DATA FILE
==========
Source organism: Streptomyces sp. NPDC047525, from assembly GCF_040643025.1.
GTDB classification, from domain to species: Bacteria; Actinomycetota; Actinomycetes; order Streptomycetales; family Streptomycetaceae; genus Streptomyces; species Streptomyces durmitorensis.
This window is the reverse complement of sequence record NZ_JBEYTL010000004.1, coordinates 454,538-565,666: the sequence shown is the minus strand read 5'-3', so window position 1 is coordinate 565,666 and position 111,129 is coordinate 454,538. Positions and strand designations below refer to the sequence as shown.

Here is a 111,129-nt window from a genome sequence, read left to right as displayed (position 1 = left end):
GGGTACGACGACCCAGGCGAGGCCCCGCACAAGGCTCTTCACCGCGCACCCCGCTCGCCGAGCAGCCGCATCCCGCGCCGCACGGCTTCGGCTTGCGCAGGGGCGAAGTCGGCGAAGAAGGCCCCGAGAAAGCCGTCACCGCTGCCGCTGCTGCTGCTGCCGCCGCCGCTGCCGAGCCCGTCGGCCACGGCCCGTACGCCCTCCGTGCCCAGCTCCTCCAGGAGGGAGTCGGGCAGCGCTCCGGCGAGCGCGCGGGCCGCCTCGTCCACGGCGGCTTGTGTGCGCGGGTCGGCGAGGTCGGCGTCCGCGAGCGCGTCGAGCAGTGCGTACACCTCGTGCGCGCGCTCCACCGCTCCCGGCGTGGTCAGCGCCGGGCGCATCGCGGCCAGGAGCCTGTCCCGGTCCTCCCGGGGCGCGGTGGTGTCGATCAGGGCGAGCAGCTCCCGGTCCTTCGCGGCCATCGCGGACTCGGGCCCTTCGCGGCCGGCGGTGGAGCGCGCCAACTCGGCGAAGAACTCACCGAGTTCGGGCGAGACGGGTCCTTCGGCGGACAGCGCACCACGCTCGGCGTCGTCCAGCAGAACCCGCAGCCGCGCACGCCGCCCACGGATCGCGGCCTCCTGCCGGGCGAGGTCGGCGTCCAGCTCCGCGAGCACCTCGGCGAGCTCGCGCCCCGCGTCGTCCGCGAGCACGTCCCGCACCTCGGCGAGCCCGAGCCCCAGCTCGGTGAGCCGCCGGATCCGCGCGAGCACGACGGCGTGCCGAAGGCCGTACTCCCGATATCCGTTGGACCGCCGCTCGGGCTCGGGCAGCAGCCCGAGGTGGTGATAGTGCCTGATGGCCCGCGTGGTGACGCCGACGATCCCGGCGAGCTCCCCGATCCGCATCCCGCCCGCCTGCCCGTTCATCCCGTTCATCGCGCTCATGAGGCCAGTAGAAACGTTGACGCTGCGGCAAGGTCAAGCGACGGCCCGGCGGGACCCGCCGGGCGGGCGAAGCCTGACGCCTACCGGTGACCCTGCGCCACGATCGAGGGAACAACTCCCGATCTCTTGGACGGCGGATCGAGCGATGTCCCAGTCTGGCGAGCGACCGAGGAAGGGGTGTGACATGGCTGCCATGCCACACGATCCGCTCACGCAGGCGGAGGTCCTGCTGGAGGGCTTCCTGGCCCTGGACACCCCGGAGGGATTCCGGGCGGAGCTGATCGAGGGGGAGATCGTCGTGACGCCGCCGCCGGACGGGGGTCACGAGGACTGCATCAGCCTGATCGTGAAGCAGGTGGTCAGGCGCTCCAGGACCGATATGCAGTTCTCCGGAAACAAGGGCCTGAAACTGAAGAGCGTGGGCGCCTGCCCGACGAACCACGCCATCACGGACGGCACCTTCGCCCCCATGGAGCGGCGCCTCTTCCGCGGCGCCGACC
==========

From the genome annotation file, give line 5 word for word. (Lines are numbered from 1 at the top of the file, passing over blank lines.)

GGGTACGACGACCCAGGCGAGGCCCCGCACAAGGCTCTTCACCGCGCACCCCGCTCGCCGAGCAGCCGCATCCCGCGCCGCACGGCTTCGGCTTGCGCAGGGGCGAAGTCGGCGAAGAAGGCCCCGAGAAAGCCGTCACCGCTGCCGCTGCTGCTGCTGCCGCCGCCGCTGCCGAGCCCGTCGGCCACGGCCCGTACGCCCTCCGTGCCCAGCTCCTCCAGGAGGGAGTCGGGCAGCGCTCCGGCGAGCGCGCGGGCCGCCTCGTCCACGGCGGCTTGTGTGCGCGGGTCGGCGAGGTCGGCGTCCGCGAGCGCGTCGAGCAGTGCGTACACCTCGTGCGCGCGCTCCACCGCTCCCGGCGTGGTCAGCGCCGGGCGCATCGCGGCCAGGAGCCTGTCCCGGTCCTCCCGGGGCGCGGTGGTGTCGATCAGGGCGAGCAGCTCCCGGTCCTTCGCGGCCATCGCGGACTCGGGCCCTTCGCGGCCGGCGGTGGAGCGCGCCAACTCGGCGAAGAACTCACCGAGTTCGGGCGAGACGGGTCCTTCGGCGGACAGCGCACCACGCTCGGCGTCGTCCAGCAGAACCCGCAGCCGCGCACGCCGCCCACGGATCGCGGCCTCCTGCCGGGCGAGGTCGGCGTCCAGCTCCGCGAGCACCTCGGCGAGCTCGCGCCCCGCGTCGTCCGCGAGCACGTCCCGCACCTCGGCGAGCCCGAGCCCCAGCTCGGTGAGCCGCCGGATCCGCGCGAGCACGACGGCGTGCCGAAGGCCGTACTCCCGATATCCGTTGGACCGCCGCTCGGGCTCGGGCAGCAGCCCGAGGTGGTGATAGTGCCTGATGGCCCGCGTGGTGACGCCGACGATCCCGGCGAGCTCCCCGATCCGCATCCCGCCCGCCTGCCCGTTCATCCCGTTCATCGCGCTCATGAGGCCAGTAGAAACGTTGACGCTGCGGCAAGGTCAAGCGACGGCCCGGCGGGACCCGCCGGGCGGGCGAAGCCTGACGCCTACCGGTGACCCTGCGCCACGATCGAGGGAACAACTCCCGATCTCTTGGACGGCGGATCGAGCGATGTCCCAGTCTGGCGAGCGACCGAGGAAGGGGTGTGACATGGCTGCCATGCCACACGATCCGCTCACGCAGGCGGAGGTCCTGCTGGAGGGCTTCCTGGCCCTGGACACCCCGGAGGGATTCCGGGCGGAGCTGATCGAGGGGGAGATCGTCGTGACGCCGCCGCCGGACGGGGGTCACGAGGACTGCATCAGCCTGATCGTGAAGCAGGTGGTCAGGCGCTCCAGGACCGATATGCAGTTCTCCGGAAACAAGGGCCTGAAACTGAAGAGCGTGGGCGCCTGCCCGACGAACCACGCCATCACGGACGGCACCTTCGCCCCCATGGAGCGGCGCCTCTTCCGCGGCGCCGACC